Solar Results to Spotlight Italy Turmoil, Costs


"Rising material costs and government cuts may upstage first-quarter numbers."

For solar panel makers, rising raw material costs and a looming cut in government support for solar power in Italy are likely to upstage first-quarter numbers, when the world's largest solar companies begin reporting their quarterly results next week.

For months, investors have fretted about an expected change in solar energy incentives in Italy, a market that exploded last year due to generous government support.

In 2011, however, the index is up more than 7%, in part because Italian demand for solar held up until recently.

"It's not going to be Armageddon this quarter," said Morningstar analyst Stephen Simko. "Next quarter will be the real telltale sign of where the industry is."

The Italian market has slowed in anticipation of the government's decision about a new solar subsidy scheme to begin in June.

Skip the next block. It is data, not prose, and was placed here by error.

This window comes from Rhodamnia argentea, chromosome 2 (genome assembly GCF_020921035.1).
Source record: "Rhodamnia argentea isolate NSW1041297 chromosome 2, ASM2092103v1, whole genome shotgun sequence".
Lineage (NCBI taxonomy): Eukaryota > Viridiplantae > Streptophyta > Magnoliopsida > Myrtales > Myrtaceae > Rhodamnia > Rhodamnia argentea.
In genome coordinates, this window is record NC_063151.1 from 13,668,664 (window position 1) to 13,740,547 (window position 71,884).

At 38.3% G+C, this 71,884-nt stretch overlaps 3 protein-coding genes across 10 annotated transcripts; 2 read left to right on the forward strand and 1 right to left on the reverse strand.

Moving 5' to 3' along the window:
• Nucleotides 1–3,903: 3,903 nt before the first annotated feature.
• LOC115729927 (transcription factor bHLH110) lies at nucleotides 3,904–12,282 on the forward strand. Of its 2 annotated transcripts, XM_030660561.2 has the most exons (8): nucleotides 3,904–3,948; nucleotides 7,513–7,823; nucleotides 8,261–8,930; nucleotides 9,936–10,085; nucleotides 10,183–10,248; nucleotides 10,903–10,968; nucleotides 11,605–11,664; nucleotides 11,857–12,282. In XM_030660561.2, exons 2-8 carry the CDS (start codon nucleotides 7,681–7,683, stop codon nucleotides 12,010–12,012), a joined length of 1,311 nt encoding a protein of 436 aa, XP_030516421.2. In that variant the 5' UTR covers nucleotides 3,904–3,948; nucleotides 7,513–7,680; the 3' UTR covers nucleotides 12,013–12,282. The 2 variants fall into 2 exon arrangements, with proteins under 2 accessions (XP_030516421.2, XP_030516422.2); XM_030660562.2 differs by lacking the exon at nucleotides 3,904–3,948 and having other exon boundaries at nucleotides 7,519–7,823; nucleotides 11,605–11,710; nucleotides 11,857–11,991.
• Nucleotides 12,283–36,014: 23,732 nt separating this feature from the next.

As a result, price declines on solar panels have accelerated, and investors are eager to hear how companies plan to react to a softening of demand in Italy.

But as prices on panels drop, many in the industry are also grappling with a dramatic increase in the price of silver paste, which is used to manufacture solar cells.

To make matters worse, prices on the industry's primary raw material—polysilicon—have only recently retreated from their recent highs.

Moreover, companies with large exposure to Germany, the industry's biggest market, struggled during the first quarter with cold weather that made it more difficult to install solar systems.

Analysts expect domestic companies to suffer most from the demand drop in Germany, due to their high sales exposure, while those with a higher share in foreign markets will be bit less.

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